Krenos’ focus on having an educational background that would be useful for science classes appears to be a motivating factor in his running for the Board of Education. As Krenos said at the forum, “My interest in curriculum development and programs with Rutgers and other community groups is a driving force in my desire to run.

New Brunswick has a high immigration rate, which is reflected in the city’s high public-school mobility rate of 20 to 25%. As Krenos notes, “Mobility is a measure of how many students are transferring in and out of a school. ” He further points out that mobility is correlated with lower academic achievement. 

Krenos says that he and his fellow Board members have instituted a program called “Newcomers,” inspired by what he calls “a successful program” in Newark.

Some older students coming into New Brunswick have been admitted to grade levels intended for younger students, on the basis of testing. Because of that, says Krenos, there are students older than the age limit of 21 for high school.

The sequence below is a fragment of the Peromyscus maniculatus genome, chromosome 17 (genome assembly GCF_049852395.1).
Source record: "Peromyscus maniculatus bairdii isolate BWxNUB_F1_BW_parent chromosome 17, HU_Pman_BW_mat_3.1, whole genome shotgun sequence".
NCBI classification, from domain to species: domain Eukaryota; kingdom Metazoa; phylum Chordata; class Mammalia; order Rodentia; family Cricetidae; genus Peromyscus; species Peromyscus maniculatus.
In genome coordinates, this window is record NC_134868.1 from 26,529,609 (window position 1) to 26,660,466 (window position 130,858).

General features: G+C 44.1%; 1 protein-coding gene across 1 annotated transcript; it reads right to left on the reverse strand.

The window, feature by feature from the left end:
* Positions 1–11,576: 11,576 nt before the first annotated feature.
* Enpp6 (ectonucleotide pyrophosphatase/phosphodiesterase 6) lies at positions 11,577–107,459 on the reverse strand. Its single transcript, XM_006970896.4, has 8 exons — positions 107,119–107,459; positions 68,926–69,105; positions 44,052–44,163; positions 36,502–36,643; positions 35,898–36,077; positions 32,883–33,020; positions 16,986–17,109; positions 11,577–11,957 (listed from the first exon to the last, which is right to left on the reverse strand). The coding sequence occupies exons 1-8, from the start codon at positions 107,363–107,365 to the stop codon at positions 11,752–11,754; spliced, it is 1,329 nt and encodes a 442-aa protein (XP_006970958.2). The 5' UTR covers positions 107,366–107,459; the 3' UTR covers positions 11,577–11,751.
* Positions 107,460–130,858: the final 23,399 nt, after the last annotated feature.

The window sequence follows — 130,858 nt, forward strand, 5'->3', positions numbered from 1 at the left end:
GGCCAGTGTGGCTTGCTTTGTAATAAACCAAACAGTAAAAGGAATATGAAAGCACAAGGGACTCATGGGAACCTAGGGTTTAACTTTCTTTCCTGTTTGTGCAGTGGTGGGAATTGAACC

Our Adult Education Center/High School is critical for students exceeding the maximum high school age of 21,” Krenos said.

Immigration, mobility, and peer pressure were all mentioned by Krenos as reasons for why some students are not learning as well as they could.  Further, Krenos implies that financial trouble may be an issue, although this is an indirect implication.

Krenos mentioned that the programs for helping struggling students are a work-in-progress, with experimentation on a continual basis.